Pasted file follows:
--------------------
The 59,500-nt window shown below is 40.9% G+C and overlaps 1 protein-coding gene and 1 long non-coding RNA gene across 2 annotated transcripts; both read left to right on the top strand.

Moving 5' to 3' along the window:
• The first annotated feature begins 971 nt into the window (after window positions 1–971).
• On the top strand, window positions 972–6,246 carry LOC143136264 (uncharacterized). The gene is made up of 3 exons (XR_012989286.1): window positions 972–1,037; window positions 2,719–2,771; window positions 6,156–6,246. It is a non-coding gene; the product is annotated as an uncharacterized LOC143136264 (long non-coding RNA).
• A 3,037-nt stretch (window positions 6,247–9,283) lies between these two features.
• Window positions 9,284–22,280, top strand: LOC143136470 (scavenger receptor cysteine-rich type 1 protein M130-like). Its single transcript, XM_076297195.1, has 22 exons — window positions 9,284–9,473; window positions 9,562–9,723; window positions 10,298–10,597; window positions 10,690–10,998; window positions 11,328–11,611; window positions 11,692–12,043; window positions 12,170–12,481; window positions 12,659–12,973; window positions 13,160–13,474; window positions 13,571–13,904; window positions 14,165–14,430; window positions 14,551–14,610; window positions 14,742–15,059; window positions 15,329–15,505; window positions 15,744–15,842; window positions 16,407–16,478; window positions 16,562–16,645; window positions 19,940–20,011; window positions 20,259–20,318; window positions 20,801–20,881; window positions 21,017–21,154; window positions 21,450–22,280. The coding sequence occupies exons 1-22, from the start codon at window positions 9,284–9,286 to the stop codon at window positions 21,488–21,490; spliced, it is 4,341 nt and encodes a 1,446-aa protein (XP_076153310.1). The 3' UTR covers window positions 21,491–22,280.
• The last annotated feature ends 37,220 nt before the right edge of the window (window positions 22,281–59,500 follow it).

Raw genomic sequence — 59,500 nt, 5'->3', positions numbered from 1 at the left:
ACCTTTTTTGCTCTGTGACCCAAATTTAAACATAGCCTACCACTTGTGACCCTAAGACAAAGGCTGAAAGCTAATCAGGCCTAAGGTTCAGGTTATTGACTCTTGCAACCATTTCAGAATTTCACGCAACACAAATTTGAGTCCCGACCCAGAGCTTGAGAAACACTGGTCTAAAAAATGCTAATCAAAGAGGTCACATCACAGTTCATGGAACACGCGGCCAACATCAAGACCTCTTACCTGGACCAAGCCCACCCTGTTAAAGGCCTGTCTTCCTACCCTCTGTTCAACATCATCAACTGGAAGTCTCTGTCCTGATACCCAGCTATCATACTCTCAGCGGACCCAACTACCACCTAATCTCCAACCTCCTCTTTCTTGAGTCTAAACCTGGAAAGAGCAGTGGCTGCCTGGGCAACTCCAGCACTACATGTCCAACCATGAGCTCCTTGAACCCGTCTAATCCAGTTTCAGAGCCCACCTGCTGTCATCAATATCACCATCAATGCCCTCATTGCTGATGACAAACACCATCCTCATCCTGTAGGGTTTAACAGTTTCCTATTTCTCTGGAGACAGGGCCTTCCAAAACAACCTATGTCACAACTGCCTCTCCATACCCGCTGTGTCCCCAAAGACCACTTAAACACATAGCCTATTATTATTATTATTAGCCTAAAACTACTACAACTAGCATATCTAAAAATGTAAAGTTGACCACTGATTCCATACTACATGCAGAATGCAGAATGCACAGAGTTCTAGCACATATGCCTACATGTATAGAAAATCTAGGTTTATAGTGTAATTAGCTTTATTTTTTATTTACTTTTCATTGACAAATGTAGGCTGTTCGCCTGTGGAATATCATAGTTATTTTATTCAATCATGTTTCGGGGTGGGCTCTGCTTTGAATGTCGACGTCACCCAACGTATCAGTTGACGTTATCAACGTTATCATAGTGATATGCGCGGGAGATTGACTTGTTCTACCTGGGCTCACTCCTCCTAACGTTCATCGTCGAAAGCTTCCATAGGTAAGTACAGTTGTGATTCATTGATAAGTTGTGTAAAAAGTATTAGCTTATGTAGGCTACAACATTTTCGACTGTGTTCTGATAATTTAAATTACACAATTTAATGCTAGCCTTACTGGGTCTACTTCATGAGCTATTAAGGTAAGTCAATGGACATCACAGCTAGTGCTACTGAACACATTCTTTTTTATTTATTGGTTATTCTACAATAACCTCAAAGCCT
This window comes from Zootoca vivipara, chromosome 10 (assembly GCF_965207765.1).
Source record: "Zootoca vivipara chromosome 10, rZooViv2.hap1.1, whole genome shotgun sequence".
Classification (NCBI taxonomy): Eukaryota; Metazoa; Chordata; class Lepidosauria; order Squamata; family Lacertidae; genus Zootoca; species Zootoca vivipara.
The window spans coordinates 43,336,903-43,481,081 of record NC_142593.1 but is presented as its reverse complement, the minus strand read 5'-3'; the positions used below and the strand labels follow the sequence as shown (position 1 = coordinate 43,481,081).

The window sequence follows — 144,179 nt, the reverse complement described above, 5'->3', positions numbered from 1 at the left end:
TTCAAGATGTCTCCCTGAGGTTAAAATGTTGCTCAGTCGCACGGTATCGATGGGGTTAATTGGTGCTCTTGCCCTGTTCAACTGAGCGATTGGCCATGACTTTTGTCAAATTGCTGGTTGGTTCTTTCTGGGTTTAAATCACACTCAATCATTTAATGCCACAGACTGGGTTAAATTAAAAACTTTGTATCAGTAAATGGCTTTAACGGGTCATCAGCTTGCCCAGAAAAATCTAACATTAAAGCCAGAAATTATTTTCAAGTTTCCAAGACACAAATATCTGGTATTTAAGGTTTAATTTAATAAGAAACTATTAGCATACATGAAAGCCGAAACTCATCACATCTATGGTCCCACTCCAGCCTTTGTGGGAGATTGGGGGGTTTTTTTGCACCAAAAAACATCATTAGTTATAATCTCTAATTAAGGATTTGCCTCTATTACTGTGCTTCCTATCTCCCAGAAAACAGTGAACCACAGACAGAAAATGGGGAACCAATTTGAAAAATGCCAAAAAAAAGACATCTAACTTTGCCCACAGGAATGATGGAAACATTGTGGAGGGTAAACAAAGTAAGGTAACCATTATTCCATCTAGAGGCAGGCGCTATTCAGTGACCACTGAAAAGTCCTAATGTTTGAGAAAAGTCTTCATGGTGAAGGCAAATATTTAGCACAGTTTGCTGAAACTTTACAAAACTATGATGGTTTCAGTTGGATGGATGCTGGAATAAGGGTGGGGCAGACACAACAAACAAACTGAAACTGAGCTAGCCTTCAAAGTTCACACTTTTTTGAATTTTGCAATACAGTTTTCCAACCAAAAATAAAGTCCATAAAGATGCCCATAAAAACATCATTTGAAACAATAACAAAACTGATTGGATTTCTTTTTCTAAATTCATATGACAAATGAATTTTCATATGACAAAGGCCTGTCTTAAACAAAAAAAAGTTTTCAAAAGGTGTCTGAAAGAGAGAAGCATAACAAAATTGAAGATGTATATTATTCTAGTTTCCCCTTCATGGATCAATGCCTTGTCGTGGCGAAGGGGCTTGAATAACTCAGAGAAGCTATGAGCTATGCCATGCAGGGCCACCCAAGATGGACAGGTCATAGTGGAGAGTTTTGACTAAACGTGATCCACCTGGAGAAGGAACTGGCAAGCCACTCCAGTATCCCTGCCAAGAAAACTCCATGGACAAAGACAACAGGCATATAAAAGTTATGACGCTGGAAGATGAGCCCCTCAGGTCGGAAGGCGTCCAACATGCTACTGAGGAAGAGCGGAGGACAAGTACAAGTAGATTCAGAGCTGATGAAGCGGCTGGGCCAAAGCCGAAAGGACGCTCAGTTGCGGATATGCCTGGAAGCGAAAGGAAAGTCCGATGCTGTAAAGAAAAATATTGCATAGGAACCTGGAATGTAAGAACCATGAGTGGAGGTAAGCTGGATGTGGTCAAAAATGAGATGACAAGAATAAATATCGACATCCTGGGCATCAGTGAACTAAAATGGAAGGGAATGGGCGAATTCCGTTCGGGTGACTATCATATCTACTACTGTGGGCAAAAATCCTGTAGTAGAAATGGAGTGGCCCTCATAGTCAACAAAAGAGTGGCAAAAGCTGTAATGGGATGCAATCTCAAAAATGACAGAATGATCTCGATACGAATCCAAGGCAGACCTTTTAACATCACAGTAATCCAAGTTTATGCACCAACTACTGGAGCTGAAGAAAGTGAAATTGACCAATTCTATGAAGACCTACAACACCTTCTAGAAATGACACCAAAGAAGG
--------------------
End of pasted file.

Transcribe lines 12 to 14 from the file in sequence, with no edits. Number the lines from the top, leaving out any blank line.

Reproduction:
Classification (NCBI taxonomy): Eukaryota; Metazoa; Chordata; class Lepidosauria; order Squamata; family Lacertidae; genus Zootoca; species Zootoca vivipara.
The window spans coordinates 43,336,903-43,481,081 of record NC_142593.1 but is presented as its reverse complement, the minus strand read 5'-3'; the positions used below and the strand labels follow the sequence as shown (position 1 = coordinate 43,481,081).

The window sequence follows — 144,179 nt, the reverse complement described above, 5'->3', positions numbered from 1 at the left end: